Declining oil prices, Chinese stock and currency volatility, geopolitical concerns in the Middle East, and lackluster U.S. GDP and manufacturing data proved tough opponents to market stability.
- Municipal and Treasury rates rose in November, largely due to a risk-on sentiment.
- OPEC agreed to cap production levels, boosting oil prices and further stimulating risk-on posturing.
- The Fed stood pat in its November meeting.
- Municipal outflows have been one of the biggest stories of November.
At the end of every November, U.S. consumers flock to shopping malls for their first round of holiday gift-buying, hunting for some of the best bargains they'll find all year. Investment-grade (IG) bondholders, particularly municipal buyers, also look for deals, having become accustomed to searching for bargains among bonds mostly deemed as expensive. Just as Black Friday shopping can surprise shoppers with rock-bottom prices that impress even the thriftiest investors, November saw the highest yields of 10-year Treasury and AAA general obligation (GO) municipal bonds so far this year. However, all major fixed income asset classes turned in negative total returns in November, with the worst showing in Treasury and high-grade bonds, while high-yield bonds and equities did better.
Municipal and Treasury rates rose in November largely due to a risk-on sentiment that drove investors into riskier assets. Meanwhile, the Dow Jones industrial average soared to its third consecutive record close on December 8 and the Barclays Intermediate Corporate option-adjusted spread held up well, falling about 2 basis points (bps) to 107bps in November.
At the beginning of the month, oil concerns and election uncertainty prompted a risk-off stance in markets. However, many market and political trends in November prompted sentiment to turn risk-on. Early in the month, the election of Donald Trump and the conciliatory tone struck by him in his acceptance speech led to a significant increase in Treasury yields. Treasury bonds rose across the curve in November, with the largest increase occurring in the belly of the curve. On November 9, the Treasury Department auctioned $23 billion of 10-year notes at a yield of 2 percent, facing the weakest demand since March 2009.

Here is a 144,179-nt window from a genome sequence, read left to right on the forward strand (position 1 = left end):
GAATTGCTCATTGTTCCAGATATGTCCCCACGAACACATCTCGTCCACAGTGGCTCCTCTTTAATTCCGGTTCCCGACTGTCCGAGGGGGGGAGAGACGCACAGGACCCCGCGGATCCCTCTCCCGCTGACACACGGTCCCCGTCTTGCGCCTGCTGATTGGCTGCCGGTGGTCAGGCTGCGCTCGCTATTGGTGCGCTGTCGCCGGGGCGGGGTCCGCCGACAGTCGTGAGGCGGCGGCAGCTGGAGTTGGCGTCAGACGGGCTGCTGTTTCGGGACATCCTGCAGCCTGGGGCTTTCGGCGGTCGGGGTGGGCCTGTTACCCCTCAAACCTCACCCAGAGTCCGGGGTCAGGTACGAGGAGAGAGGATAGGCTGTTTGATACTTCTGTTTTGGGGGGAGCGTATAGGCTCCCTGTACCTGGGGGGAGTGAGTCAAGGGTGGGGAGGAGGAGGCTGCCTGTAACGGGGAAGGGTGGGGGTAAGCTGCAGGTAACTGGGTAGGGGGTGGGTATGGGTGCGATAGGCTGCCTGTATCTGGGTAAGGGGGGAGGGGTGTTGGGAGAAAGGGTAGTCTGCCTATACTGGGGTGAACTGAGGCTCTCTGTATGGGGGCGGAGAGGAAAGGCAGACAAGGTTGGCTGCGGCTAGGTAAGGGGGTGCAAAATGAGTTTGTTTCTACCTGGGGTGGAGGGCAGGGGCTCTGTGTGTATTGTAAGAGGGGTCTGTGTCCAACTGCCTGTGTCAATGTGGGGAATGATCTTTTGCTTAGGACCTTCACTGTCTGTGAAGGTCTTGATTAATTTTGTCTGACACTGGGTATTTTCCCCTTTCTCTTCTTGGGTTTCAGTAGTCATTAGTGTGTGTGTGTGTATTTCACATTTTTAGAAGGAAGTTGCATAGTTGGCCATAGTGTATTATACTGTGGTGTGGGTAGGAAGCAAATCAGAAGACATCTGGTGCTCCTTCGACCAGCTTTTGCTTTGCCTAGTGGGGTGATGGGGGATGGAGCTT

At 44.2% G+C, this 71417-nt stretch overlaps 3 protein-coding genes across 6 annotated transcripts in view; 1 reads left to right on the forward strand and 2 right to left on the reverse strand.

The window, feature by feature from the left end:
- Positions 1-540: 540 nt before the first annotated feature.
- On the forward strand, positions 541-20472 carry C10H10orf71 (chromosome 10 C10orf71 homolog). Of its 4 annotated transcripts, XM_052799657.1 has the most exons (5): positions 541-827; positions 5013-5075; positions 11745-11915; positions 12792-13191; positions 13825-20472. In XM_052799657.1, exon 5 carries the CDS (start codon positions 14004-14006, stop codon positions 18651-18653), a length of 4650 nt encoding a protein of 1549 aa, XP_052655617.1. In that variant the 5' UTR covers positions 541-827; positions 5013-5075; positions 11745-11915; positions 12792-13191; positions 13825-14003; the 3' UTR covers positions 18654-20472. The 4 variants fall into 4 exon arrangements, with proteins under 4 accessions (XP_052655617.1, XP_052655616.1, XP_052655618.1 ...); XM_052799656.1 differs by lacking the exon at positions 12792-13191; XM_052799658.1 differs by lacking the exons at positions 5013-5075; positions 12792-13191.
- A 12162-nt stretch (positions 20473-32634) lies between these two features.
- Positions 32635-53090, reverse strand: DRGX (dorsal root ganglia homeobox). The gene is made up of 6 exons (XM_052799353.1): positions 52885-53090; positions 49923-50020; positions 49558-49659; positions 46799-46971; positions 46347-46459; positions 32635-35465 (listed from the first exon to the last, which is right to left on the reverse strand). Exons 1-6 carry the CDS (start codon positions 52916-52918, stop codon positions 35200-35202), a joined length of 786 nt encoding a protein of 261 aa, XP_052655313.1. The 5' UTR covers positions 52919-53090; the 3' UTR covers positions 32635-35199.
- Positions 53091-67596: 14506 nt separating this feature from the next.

The Treasury curve had already steepened significantly prior to the election due to concerns about falling central bank support of longer-maturity bonds. However, due to Trumps stated plans of trade protection and higher spending on infrastructure, inflation expectations have risen further, prompting further steepening (see Figure 1).
Events at the end of November also stimulated risk-on sentiment. OPEC members came to an agreement to cap production levels, which reaffirms that Saudi Arabia has the ability to sway opinion at a certain pressure point. The deal, which is contingent on the cooperation of some key non-OPEC countries as well, sent oil prices higher; WTI ratcheted up to over $50 in early December versus $46.67 on November 1, per Bloomberg. Also, Trump’s nominee for Treasury Secretary, Steven Mnuchin, made comments in support of extended maturity issuance from the U.S. Treasury, and upbeat economic data fed the Treasury selloff. ADP reported growth of 216,000 in November payrolls, above an expected 170,000, per the Wall Street Journal.
In Fed news, the Fed stood pat in its November meeting, as expected. In a speech on November 17, Chair Janet Yellen pointed out that the neutral rate was low by historical standards, and said that she expects growth to continue at a “moderate pace” sufficient to strengthen labor markets and boost inflation to the 2 percent target in the next couple years. The Fed is now more dovish entering 2017, with two hawks leaving the board and two doves joining. Additionally, Fed language has shifted to acknowledge a modicum of progress on inflation. On the hawkish side, the Fed still has two dissenting votes for hiking rates in December, although this is one fewer dissenting vote than it had in September. The market currently places a 100 percent probability on a December rate hike, per Bloomberg.